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The ShortRead: William Gibson

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The ShortRead of 26th November


Peripheral

THE PERIPHERAL 

Author: William Gibson

What's the story: William Gibson is no stranger to sci-fi. His 1984 novel Neuromancer won the genre's equivalent of the treble - picking up the Nebula Award, the Philip K. Dick Award, and the Hugo Award. The Peripheral steers a course away from the '80s obsession with computer hacking to more contemporary concerns: drones, surveillance and time travel. 

In the year 2020, in a trailer park in the Deep South, a young woman witnesses a murder. She is in a video game, and watches with horror as a drone strike kills a child. At precisely the same moment, one hundred years in the future, a boy is remotely killed on the streets of London's great skyscrapers. The perpetrator remains anonymous. Interweaving two strange futures, from a ramshackle community of US army veterans, to the teeming masses of a mega city, this is a read for anyone who loved the time-twisting stories of Looper or Source Code.

Release date: Out now


Extract

They didn’t think Flynne’s brother had PTSD, but that sometimes the haptics glitched him. They said it was like phantom limb, ghosts of the tattoos he’d worn in the war, put there to tell him when to run, when to be still, when to do the bad- ass dance, which direction and what range. So they allowed him some disability for that, and he lived in the trailer down by the creek. An alcoholic uncle lived there when they were little, veteran of some other war, their father’s older brother. She and Burton and Leon used it for a fort, the summer she was ten. Leon tried to take girls there, later on, but it smelled too bad. When Burton got his discharge, it was empty, except for the biggest wasp nest any of them had ever seen. Most valuable thing on their property, Leon said. Airstream, 1977. He showed her ones on eBay that looked like blunt rifle slugs, went for crazy money in any condition at all. The uncle had gooped this one over with white expansion foam, gone gray and dirty now, to stop it leaking and for insulation. Leon said that had saved it from pickers. She thought it looked like a big old grub, but with tunnels back through it to the windows.

Coming down the path, she saw stray crumbs of that foam, packed down hard in the dark earth. He had the trailer’s lights turned up, and closer, through a window, she partly saw him stand, turn, and on his spine and side the marks where they took the haptics off, like the skin was dusted with something dead- fish silver. They said they could get that off too, but he didn’t want to keep going back.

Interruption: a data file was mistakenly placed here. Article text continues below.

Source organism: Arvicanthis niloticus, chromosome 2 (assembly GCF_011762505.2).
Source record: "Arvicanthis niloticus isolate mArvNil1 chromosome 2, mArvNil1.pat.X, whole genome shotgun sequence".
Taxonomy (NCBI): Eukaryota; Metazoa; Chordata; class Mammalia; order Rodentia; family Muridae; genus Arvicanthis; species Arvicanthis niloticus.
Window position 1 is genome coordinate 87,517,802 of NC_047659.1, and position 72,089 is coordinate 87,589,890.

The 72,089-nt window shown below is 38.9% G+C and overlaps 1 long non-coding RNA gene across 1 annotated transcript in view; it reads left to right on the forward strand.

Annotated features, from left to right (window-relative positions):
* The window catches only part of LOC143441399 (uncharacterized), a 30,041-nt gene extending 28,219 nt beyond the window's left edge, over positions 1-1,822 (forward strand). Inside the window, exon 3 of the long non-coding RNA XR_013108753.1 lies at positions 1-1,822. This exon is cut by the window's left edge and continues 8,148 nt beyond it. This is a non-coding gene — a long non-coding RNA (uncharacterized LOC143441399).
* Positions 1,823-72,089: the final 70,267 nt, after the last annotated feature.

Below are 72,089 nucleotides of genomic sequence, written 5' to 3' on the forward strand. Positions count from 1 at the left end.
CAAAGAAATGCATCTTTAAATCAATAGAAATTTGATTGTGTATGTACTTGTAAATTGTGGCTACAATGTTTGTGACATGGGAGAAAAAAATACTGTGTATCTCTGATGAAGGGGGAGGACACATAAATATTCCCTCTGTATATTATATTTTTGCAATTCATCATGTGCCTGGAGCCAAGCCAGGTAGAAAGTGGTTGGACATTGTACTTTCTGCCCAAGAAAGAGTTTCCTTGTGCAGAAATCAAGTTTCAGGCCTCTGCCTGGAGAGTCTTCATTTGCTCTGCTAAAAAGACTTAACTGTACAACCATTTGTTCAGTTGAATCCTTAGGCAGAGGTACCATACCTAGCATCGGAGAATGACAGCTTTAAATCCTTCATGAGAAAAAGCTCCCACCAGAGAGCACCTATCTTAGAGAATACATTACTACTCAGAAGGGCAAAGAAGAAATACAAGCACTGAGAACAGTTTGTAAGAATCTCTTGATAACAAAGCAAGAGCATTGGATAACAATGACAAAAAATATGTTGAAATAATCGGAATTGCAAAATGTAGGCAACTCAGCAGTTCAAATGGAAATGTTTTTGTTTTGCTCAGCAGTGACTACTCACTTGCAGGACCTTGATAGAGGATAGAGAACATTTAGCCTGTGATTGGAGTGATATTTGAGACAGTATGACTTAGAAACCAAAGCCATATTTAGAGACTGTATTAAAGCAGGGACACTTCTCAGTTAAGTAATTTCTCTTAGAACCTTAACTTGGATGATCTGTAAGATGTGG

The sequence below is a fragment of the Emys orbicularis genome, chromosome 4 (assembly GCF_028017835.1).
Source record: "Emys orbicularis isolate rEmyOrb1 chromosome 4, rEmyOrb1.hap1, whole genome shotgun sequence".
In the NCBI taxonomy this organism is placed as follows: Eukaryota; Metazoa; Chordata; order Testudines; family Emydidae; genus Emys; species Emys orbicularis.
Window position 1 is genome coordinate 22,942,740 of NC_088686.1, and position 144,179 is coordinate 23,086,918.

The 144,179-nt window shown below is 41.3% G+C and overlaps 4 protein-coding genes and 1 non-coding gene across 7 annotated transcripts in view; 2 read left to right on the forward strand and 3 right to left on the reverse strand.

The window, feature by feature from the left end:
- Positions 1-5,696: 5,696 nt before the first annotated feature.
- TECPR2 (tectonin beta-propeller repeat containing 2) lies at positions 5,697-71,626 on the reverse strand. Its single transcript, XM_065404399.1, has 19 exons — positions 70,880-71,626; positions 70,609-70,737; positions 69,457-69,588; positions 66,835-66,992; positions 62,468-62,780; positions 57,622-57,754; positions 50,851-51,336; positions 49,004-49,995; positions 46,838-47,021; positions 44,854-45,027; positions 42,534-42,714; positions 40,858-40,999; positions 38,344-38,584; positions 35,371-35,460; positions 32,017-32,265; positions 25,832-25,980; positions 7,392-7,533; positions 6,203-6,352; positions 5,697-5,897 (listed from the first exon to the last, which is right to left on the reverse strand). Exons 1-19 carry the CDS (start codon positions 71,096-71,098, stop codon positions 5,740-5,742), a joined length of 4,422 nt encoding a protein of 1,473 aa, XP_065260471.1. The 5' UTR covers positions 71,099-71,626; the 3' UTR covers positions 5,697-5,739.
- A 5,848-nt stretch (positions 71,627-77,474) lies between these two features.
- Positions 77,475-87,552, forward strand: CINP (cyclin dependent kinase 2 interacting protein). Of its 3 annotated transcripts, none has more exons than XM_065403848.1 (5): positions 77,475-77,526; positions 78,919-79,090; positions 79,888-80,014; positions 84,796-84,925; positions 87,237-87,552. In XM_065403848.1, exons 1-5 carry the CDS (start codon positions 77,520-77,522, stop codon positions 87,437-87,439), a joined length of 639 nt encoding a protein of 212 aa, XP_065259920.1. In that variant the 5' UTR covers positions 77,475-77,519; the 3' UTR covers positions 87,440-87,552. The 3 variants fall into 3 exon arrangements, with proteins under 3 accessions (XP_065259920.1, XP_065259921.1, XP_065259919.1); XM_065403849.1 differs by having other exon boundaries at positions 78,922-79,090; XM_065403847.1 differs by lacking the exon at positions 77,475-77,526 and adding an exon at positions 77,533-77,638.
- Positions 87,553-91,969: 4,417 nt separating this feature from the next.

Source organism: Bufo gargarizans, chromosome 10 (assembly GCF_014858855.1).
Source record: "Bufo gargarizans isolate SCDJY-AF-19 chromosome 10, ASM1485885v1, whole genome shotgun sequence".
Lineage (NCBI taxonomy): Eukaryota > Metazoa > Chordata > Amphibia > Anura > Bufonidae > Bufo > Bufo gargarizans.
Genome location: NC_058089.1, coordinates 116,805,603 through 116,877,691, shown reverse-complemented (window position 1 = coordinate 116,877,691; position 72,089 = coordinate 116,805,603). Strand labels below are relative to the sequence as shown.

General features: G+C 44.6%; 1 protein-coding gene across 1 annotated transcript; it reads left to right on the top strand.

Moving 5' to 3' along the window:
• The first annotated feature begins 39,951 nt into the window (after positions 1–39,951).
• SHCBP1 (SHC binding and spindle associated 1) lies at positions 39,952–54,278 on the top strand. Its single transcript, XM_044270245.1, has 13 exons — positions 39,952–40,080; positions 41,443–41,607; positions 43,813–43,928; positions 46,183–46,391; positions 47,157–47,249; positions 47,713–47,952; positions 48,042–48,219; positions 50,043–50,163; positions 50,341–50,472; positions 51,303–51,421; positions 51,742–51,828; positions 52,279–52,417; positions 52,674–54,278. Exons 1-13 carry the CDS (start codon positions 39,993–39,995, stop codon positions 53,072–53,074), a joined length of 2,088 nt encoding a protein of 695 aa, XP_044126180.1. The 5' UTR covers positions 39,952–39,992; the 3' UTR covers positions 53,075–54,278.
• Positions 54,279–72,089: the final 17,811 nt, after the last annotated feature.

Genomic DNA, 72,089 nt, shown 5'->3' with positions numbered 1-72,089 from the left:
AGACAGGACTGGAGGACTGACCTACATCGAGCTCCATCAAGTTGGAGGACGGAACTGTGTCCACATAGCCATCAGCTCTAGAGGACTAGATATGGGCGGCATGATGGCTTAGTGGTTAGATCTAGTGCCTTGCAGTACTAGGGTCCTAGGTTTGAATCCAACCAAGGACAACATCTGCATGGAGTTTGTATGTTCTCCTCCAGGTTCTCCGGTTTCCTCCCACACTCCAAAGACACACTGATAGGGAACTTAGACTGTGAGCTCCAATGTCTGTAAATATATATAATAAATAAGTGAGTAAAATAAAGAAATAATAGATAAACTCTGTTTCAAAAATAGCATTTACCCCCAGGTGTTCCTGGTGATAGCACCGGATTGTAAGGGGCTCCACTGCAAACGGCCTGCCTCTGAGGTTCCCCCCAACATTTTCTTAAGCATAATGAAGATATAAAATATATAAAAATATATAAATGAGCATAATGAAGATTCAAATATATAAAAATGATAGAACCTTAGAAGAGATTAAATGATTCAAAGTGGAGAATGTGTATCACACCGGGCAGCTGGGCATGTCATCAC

“Hey, Burton,” she called.

“Easy Ice,” he answered, her gamer tag, one hand bumping the door open, the other tugging a new white t-shirt down, over that chest the Corps gave him, covering the silvered patch above his navel, size and shape of a playing card.

Inside, the trailer was the color of Vaseline, LEDs buried in it, bedded in Hefty Mart amber. She’d helped him sweep it out, before he moved in. He hadn’t bothered to bring the shop vac down from the garage, just bombed the inside a good inch thick with this Chinese polymer, dried glassy and flexible. You could see stubs of burnt matches down inside that, or the cork- patterned paper on the squashed filter of a legally sold cigarette, older than she was. She knew where to find a rusty jeweler’s screwdriver, and somewhere else a 2009 quarter.

Now he just got his stuff out before he hosed the inside, every week or two, like washing out Tupperware. Leon said the polymer was curatorial, how you could peel it all out before you put your American classic up on eBay. Let it take the dirt with it.

Burton took her hand, squeezed, pulling her up and in.

“You going to Davisville?” she asked.

“Leon’s picking me up.”

“Luke 4:5’s protesting there. Shaylene said.”

He shrugged, moving a lot of muscle but not by much.

“That was you, Burton. Last month. On the news. That funeral, in

Carolina.”

He didn’t quite smile.

“You might’ve killed that boy.”

He shook his head, just a fraction, eyes narrowed.

“Scares me, you do that shit.”

“You still walking point, for that lawyer in Tulsa?”

“He isn’t playing. Busy lawyering, I guess.”

“You’re the best he had. Showed him that.”

“Just a game.” Telling herself, more than him.

“Might as well been getting himself a Marine.”

She thought she saw that thing the haptics did, then, that shiver, then gone.


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